The Personal Allowance (PA) represents the amount of income that an individual can earn free of income tax. The standard PA for those under 65 years old is £8,105 per annum (2012/2013).
In a move to increase the taxation of higher earners, the Treasury introduced a change to the legislation back in April 2010 that seeks to remove the personal allowance of those people earning over £100,000.
Since April 2010, people with ‘net adjusted annual income’ of over £100,000 will have their personal allowance reduced or even removed. The reduction is at a rate of £1 for every £2 of income over £100,000.
Based on the current standard personal allowance, this means that anyone with income over £116,210 will lose their personal allowance completely. This means that an additional £8,105 of income for such higher earners is now being taxed at 40% or even 50%, whereas before this date it was not taxed at all.
The effective marginal tax rate on earnings between £100,000 and £116,210 is a whopping 60%! For those with earnings over £100K, there are certainly several immediate financial planning opportunities worth considering to avoid some or all of this 60% tax rate tax – the so called ‘Personal Allowance Trap’.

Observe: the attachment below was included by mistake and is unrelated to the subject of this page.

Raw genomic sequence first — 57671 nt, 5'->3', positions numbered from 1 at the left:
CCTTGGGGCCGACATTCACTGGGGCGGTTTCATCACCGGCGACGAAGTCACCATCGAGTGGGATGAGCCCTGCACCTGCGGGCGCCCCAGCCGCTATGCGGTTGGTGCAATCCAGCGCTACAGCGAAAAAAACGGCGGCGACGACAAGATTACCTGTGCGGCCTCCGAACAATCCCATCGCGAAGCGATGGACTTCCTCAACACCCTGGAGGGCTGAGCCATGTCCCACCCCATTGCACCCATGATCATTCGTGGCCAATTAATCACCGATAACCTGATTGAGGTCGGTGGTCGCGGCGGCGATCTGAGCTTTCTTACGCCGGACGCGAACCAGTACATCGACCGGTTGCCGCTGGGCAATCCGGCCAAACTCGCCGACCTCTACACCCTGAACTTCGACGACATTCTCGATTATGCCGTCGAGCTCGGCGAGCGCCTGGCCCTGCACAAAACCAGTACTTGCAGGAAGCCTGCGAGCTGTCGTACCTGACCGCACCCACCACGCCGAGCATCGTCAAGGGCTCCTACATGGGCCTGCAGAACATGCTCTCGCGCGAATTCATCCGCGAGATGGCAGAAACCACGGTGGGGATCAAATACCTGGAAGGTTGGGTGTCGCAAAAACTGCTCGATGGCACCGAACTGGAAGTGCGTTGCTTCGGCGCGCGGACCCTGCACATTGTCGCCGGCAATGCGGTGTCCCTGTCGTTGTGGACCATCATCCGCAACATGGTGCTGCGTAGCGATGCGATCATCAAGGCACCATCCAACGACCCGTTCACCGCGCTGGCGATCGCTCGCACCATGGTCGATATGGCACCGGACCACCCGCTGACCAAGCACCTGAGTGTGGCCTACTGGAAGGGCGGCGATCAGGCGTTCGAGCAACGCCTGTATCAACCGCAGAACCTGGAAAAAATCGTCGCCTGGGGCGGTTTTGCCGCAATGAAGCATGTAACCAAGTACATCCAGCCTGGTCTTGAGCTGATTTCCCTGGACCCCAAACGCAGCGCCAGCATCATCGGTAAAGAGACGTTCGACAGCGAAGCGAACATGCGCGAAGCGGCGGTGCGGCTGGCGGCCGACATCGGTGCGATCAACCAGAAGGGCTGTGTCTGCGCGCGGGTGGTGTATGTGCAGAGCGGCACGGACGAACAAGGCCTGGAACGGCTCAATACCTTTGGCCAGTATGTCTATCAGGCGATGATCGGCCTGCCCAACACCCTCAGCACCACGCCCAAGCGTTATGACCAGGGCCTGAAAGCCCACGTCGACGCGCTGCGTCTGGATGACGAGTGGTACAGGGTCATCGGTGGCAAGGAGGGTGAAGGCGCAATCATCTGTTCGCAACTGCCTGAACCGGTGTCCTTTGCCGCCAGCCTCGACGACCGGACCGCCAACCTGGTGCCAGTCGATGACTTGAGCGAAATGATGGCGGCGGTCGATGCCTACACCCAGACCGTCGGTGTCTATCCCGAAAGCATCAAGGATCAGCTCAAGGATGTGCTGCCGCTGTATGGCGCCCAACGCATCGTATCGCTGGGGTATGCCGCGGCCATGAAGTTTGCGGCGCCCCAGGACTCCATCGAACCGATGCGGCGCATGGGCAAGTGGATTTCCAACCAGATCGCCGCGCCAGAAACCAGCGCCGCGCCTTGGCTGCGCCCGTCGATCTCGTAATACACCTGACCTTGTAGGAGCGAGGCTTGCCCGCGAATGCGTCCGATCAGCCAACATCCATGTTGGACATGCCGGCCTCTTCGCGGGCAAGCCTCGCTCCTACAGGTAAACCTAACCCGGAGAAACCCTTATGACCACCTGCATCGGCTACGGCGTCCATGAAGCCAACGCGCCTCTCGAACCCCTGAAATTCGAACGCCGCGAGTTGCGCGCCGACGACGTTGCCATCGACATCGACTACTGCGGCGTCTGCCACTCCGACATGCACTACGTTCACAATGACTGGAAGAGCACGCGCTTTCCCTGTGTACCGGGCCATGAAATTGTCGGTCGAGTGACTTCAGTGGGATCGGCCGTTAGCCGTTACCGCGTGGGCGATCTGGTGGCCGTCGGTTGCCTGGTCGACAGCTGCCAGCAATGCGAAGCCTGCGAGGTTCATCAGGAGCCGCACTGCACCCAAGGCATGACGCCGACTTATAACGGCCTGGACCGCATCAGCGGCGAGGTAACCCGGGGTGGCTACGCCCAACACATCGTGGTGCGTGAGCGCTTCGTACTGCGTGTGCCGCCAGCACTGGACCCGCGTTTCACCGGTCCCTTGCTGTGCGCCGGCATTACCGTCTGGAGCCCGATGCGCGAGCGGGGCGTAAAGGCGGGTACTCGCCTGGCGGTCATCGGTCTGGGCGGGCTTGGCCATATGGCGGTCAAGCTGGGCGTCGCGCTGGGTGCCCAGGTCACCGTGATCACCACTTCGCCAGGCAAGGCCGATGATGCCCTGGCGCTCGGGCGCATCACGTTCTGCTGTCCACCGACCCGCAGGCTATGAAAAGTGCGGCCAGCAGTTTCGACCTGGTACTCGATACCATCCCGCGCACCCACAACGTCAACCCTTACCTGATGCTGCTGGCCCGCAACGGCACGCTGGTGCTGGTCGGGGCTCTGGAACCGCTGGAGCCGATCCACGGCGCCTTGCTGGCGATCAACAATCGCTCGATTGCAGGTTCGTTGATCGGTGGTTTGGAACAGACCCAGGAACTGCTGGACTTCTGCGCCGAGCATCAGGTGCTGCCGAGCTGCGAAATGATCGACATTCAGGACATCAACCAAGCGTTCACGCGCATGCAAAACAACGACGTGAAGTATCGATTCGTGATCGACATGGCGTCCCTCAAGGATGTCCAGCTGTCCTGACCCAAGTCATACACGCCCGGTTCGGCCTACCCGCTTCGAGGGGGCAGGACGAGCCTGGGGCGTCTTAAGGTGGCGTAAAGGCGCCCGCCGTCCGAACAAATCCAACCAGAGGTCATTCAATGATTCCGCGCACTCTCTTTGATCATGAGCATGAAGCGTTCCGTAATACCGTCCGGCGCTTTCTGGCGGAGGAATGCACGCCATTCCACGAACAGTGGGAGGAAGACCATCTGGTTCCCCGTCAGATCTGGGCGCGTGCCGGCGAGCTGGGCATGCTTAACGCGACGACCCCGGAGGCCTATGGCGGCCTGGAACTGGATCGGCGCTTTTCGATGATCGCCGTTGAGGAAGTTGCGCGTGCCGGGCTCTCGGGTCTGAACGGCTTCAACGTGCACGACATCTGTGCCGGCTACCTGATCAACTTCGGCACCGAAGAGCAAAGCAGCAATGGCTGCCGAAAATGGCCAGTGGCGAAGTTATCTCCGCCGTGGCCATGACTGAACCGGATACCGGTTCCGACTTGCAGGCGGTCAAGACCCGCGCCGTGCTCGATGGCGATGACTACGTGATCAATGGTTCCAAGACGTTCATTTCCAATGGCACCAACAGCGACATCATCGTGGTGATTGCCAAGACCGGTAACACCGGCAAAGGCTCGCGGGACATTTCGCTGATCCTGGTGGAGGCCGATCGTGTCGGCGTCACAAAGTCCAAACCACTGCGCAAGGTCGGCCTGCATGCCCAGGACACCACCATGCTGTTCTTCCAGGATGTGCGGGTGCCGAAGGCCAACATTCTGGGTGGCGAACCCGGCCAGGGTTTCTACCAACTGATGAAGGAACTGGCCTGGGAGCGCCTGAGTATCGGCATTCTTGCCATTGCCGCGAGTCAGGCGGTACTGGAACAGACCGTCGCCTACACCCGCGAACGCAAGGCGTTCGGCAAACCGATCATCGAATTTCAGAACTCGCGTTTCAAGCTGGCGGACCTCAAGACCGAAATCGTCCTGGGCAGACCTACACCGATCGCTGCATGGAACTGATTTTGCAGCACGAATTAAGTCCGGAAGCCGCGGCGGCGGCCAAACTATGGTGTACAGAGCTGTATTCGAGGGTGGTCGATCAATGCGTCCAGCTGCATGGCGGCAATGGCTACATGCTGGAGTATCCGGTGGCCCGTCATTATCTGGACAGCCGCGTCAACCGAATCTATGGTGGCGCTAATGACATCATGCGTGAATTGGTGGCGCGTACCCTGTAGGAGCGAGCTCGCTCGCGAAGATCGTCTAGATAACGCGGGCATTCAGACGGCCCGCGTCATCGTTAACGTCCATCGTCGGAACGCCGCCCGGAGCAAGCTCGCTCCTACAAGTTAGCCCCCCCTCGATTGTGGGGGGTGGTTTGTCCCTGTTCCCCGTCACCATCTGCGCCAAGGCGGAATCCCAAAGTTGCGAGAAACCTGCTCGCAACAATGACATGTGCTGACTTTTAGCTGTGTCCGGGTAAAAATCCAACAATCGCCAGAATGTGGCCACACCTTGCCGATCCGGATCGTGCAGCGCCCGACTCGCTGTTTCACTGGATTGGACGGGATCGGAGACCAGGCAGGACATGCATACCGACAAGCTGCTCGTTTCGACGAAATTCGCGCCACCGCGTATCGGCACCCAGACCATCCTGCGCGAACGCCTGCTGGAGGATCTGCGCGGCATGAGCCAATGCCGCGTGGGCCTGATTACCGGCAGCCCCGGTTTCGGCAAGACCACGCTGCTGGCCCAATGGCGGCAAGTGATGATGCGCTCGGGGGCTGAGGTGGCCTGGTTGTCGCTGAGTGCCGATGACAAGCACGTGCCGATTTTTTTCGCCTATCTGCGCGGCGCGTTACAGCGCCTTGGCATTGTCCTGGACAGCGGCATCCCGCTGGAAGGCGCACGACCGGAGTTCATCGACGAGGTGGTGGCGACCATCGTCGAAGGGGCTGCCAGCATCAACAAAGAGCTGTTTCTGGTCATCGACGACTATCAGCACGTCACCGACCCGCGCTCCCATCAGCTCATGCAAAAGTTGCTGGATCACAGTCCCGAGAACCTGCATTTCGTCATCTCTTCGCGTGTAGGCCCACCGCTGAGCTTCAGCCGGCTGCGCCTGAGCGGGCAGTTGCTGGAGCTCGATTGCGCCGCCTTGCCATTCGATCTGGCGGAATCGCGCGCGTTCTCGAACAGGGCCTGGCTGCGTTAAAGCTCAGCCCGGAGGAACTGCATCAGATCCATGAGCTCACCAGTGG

1. Annual gross personal pension contributions for example may be deducted from total annual earned income for the calculation of adjusted income.
2. Certain donations to charity that qualify for gift aid can also reduce total income
3. Certain other investment structures qualify for significant tax rebates which can serve to offset the effect of this increased tax on income. Timing and suitability are key here but securing tax refunds from HMRC that exceed the additional taken is often possible.
4. Moving investments that generate income from taxed to tax free environments can also reduce an individual’s ‘net adjusted annual income’.